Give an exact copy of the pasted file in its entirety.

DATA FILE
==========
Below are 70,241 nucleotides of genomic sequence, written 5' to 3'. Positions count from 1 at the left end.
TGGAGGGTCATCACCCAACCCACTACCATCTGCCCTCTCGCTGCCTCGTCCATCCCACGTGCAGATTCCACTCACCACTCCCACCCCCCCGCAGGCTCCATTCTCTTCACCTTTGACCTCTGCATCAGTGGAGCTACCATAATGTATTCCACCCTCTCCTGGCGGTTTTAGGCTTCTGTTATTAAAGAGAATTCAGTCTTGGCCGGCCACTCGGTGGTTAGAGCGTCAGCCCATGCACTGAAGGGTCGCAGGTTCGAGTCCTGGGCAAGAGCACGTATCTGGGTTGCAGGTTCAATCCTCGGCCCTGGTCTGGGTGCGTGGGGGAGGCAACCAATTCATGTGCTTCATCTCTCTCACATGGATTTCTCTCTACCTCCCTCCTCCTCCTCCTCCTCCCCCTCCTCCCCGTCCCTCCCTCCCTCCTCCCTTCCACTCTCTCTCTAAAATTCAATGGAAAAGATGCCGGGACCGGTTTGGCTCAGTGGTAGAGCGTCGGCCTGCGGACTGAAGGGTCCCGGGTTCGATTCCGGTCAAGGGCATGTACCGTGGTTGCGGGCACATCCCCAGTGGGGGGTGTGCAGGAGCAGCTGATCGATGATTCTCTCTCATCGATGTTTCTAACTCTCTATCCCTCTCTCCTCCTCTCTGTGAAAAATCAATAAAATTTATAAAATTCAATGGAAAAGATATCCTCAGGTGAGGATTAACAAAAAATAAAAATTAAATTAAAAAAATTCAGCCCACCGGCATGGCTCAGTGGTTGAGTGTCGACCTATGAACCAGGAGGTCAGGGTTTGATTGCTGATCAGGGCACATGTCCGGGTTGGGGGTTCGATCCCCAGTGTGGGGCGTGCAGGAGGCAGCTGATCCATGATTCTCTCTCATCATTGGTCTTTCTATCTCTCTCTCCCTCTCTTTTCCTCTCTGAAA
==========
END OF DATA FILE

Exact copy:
Below are 70,241 nucleotides of genomic sequence, written 5' to 3'. Positions count from 1 at the left end.
TGGAGGGTCATCACCCAACCCACTACCATCTGCCCTCTCGCTGCCTCGTCCATCCCACGTGCAGATTCCACTCACCACTCCCACCCCCCCGCAGGCTCCATTCTCTTCACCTTTGACCTCTGCATCAGTGGAGCTACCATAATGTATTCCACCCTCTCCTGGCGGTTTTAGGCTTCTGTTATTAAAGAGAATTCAGTCTTGGCCGGCCACTCGGTGGTTAGAGCGTCAGCCCATGCACTGAAGGGTCGCAGGTTCGAGTCCTGGGCAAGAGCACGTATCTGGGTTGCAGGTTCAATCCTCGGCCCTGGTCTGGGTGCGTGGGGGAGGCAACCAATTCATGTGCTTCATCTCTCTCACATGGATTTCTCTCTACCTCCCTCCTCCTCCTCCTCCTCCCCCTCCTCCCCGTCCCTCCCTCCCTCCTCCCTTCCACTCTCTCTCTAAAATTCAATGGAAAAGATGCCGGGACCGGTTTGGCTCAGTGGTAGAGCGTCGGCCTGCGGACTGAAGGGTCCCGGGTTCGATTCCGGTCAAGGGCATGTACCGTGGTTGCGGGCACATCCCCAGTGGGGGGTGTGCAGGAGCAGCTGATCGATGATTCTCTCTCATCGATGTTTCTAACTCTCTATCCCTCTCTCCTCCTCTCTGTGAAAAATCAATAAAATTTATAAAATTCAATGGAAAAGATATCCTCAGGTGAGGATTAACAAAAAATAAAAATTAAATTAAAAAAATTCAGCCCACCGGCATGGCTCAGTGGTTGAGTGTCGACCTATGAACCAGGAGGTCAGGGTTTGATTGCTGATCAGGGCACATGTCCGGGTTGGGGGTTCGATCCCCAGTGTGGGGCGTGCAGGAGGCAGCTGATCCATGATTCTCTCTCATCATTGGTCTTTCTATCTCTCTCTCCCTCTCTTTTCCTCTCTGAAA